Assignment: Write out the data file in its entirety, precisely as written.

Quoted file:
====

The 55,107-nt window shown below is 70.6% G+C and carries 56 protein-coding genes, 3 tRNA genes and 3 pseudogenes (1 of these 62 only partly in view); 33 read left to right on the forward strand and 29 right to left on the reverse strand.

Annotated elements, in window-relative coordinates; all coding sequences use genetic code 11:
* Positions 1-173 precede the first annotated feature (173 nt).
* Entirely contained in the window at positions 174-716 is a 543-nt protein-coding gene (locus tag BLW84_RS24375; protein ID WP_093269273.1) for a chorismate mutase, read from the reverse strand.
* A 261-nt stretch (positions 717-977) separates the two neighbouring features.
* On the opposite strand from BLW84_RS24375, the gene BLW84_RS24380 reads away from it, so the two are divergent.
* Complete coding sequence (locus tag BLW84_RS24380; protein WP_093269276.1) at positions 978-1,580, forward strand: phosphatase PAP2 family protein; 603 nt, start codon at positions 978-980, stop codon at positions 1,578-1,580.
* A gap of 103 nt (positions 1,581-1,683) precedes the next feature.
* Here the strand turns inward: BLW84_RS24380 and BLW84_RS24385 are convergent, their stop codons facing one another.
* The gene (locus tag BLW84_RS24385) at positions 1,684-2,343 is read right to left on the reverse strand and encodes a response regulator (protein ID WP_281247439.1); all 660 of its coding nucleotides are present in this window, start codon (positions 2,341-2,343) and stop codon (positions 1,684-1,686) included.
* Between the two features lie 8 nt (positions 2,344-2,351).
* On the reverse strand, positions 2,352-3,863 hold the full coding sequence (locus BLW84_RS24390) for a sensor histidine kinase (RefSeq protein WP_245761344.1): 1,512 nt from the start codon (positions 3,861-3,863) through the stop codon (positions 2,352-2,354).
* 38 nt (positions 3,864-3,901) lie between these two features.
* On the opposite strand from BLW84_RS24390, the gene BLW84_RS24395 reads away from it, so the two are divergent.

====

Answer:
The 55,107-nt window shown below is 70.6% G+C and carries 56 protein-coding genes, 3 tRNA genes and 3 pseudogenes (1 of these 62 only partly in view); 33 read left to right on the forward strand and 29 right to left on the reverse strand.

Annotated elements, in window-relative coordinates; all coding sequences use genetic code 11:
* Positions 1-173 precede the first annotated feature (173 nt).
* Entirely contained in the window at positions 174-716 is a 543-nt protein-coding gene (locus tag BLW84_RS24375; protein ID WP_093269273.1) for a chorismate mutase, read from the reverse strand.
* A 261-nt stretch (positions 717-977) separates the two neighbouring features.
* On the opposite strand from BLW84_RS24375, the gene BLW84_RS24380 reads away from it, so the two are divergent.
* Complete coding sequence (locus tag BLW84_RS24380; protein WP_093269276.1) at positions 978-1,580, forward strand: phosphatase PAP2 family protein; 603 nt, start codon at positions 978-980, stop codon at positions 1,578-1,580.
* A gap of 103 nt (positions 1,581-1,683) precedes the next feature.
* Here the strand turns inward: BLW84_RS24380 and BLW84_RS24385 are convergent, their stop codons facing one another.
* The gene (locus tag BLW84_RS24385) at positions 1,684-2,343 is read right to left on the reverse strand and encodes a response regulator (protein ID WP_281247439.1); all 660 of its coding nucleotides are present in this window, start codon (positions 2,341-2,343) and stop codon (positions 1,684-1,686) included.
* Between the two features lie 8 nt (positions 2,344-2,351).
* On the reverse strand, positions 2,352-3,863 hold the full coding sequence (locus BLW84_RS24390) for a sensor histidine kinase (RefSeq protein WP_245761344.1): 1,512 nt from the start codon (positions 3,861-3,863) through the stop codon (positions 2,352-2,354).
* 38 nt (positions 3,864-3,901) lie between these two features.
* On the opposite strand from BLW84_RS24390, the gene BLW84_RS24395 reads away from it, so the two are divergent.